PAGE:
Mazda RX-8

Development of the RX-8 can be traced to as far back as the 1995 Mazda RX-01 concept car, which featured an early iteration of the 13B-MSP engine. Naturally aspirated with side exhaust ports, this engine produced 210 hp (160 kW). As prohibited by Mazda's financial state at the time and the growing market interest in SUVs, the RX-01 never saw further development or production.

However, a "skunkworks project" engineering team within Mazda kept the development of the 13B-MSP alive using MX-5 Miata chassis, eventually catching the attention of management, which at this time had come under heavy influence from Ford. Development of the 13B-MSP advanced and eventually led to the RENESIS moniker debuting along with the RX-EVOLV concept car which began to bear semblance to the production RX-8 with the "freestyle" rear suicide doors. Styling was developed via design competitions in Mazda tradition among its design studios in Japan, the US, and Europe. The lead designer was Ikuo Maeda, the son of Matasaburo Maeda (the lead designer on the original Mazda RX-7). The project obtained official approval from management, and eventually the RX-8 concept car (design/engineering model) was produced and shown in 2001, closer resembling the production version. A near-production "reference exhibit" RX-8 was shown shortly thereafter at the 2001 Tokyo Motor Show, pending final approval for production. Production RX-8 closely resembles this vehicle save for minor trim details, and "job 1" began in February 2003 at Mazda's Hiroshima plant in Japan.

The RX-8 was designed as a front mid-engine, rear-wheel drive four-seat four-door coupé. The car has near 50:50 front-rear weight distribution, and a low second moment of area that is achieved by mounting the engine behind the front axle and the fuel tank ahead of the rear axle. The front wheels feature classic independent double wishbone suspension, while the rear are independent multi-link. Weight is trimmed through the use of materials such as aluminium and plastic for several body panels. The rest of the body is steel, save for the plastic front and rear bumpers. The manual gearbox model uses a carbon fiber composite driveshaft to reduce the rotational mass (moment of inertia) connected to the engine. Power is sent to the rear wheels via a Torsen limited slip differential for improved handling. While it's not quite in the league as the last RX-7 in terms of raw performance, the RX-8 is considered its successor as Mazda's rotary engine sports car. Its layout and clever engineering, along with typical Mazda suspension tuning, have endowed it with excellent driving dynamics which have garnered much praise and numerous awards. It has also proven popular in Japan among car enthusiasts as well as aftermarket equipment manufacturers and professional tuners.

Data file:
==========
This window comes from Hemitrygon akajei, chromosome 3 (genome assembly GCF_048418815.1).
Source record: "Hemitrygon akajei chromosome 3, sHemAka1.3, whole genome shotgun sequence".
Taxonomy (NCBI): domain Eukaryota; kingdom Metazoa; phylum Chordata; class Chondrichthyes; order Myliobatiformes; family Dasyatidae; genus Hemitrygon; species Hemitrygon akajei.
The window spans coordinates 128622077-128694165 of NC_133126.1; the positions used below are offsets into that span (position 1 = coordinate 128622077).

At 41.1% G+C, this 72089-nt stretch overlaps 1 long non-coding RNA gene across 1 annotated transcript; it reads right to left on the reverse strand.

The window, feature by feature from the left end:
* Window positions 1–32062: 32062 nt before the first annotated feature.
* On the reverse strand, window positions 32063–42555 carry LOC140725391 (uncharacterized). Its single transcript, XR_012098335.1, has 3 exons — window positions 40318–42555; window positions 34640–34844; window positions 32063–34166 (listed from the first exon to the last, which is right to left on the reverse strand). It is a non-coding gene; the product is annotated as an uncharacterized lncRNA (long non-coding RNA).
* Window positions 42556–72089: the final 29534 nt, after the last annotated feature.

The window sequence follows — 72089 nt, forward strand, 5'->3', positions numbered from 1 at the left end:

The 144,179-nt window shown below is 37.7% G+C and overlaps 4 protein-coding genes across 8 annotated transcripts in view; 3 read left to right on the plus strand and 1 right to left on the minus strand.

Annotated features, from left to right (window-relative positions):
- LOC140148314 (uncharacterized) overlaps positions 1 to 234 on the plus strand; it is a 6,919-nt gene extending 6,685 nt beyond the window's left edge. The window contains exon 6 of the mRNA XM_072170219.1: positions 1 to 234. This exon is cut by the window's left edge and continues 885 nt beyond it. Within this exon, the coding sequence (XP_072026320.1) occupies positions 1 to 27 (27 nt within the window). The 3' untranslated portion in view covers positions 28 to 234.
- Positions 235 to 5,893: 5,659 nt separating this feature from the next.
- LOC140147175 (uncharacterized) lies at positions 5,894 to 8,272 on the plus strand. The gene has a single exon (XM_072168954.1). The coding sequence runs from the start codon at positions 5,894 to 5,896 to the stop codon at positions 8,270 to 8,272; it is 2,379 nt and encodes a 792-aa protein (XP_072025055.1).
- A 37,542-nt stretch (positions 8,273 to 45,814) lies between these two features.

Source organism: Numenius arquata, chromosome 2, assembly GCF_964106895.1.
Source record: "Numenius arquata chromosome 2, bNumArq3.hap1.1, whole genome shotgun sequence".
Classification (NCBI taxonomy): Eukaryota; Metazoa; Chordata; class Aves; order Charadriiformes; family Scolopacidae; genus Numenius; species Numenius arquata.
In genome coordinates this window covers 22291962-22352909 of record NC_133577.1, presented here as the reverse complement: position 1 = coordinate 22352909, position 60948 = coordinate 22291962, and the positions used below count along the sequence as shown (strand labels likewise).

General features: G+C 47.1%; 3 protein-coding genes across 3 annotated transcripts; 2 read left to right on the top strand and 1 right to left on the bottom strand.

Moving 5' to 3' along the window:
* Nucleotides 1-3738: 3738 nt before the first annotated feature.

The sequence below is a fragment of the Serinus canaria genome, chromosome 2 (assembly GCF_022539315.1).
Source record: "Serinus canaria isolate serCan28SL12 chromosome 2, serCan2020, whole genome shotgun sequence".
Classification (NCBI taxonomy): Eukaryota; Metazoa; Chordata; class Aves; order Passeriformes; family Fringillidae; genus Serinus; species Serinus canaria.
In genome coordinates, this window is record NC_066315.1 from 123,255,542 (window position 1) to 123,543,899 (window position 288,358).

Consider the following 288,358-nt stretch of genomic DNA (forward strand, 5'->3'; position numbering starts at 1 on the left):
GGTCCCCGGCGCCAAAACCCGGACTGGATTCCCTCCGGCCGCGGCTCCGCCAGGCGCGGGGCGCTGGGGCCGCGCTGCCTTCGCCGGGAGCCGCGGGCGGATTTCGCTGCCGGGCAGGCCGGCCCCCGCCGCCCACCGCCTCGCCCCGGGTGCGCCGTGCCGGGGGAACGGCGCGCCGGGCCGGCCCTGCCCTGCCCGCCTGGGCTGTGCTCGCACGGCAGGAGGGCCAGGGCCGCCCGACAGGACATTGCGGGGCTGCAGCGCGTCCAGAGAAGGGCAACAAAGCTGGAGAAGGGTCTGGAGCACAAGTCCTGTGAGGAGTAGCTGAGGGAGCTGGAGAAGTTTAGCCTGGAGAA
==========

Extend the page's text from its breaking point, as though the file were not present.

A prominent feature of the RX-8 is a pair of rear-hinged "freestyle" doors (similar to suicide doors) to provide easier access to the rear seats. The RX-8 has no B-pillar between the front and rear doors, with the leading edge of the rear door acting as a "virtual pillar" to maintain structural rigidity. Because of the overlapping design, the rear doors can be opened only when the front doors are open. Although by no means expansive, the RX-8's cabin was designed to allow enough room to house four adults, making it a genuine 4-seater rather than a 2+2.

The RX-8 was sold on exports markets including in Europe, whereas the RX-7 had been withdrawn from these markets after 1996 due to falling sales and thereafter only sold in Japan.

1st Generation (SE3P, 2003–2008)

The first version of the RX-8, chassis code SE3P, and JM1FE, was produced from model year 2003, though the car's U.S. debut was the 2004 model. It is powered by the RENESIS 13B-MSP (multi side port) Wankel 654×2 rotary engine displacing 1.3 litres non-turbo (1308 cc). At launch, the RENESIS was available in standard and high power versions. The 4-port standard RENESIS produced 191 hp (142 kW) and was coupled with either a 5-speed manual or 4-speed automatic transmission. The 6-port high power RENESIS was only available with a six-speed manual transmission and was rated at 250 hp (186 kW).

For the North American market, Mazda revised the reported output rating of the standard and high power RENESIS soon after launch to 197 hp (147 kW) and 238 hp (177 kW), respectively.[5] With exhaust ports now located in the side housing, the RENESIS boasted improved fuel efficiency and emissions rating over the 13B-REW employed by the last RX-7, thereby making it possible to be sold in North America.
At launch, the RX-8 was available in various models in different markets around the world. Standard models include:

6-speed manual "High Power" with a claimed output of 184 kW (250 PS; 247 hp) and a 9,000 rpm redline (Sold in North America). This model was equivalent to the "Type S" trim in Japan.

5-speed manual "Standard Power" tuned to 141 kW (192 PS; 189 hp) with the redline reduced to 7,500 rpm. This powertrain combination was not available in North America.

6-speed automatic with manual paddle-shifting option (introduced in the U.S. with the 2006 model, replacing the 4-speed automatic of '04-'05) developing 158 kW (215 PS; 212 hp) and 159 lb·ft (216 N·m) of torque with a redline at 7,500 rpm. This was the revised standard RENESIS, now with two extra intake ports like the high power version. The '06 automatic RX-8 also was given a second oil cooler, as was standard in the manual transmission model.

Automatic versions all had lower output/lower rpm engines due to the lack of availability of a transmission that would be able to reliably cope with the engine's high rpm limits.

Source: Wikipedia, 2013

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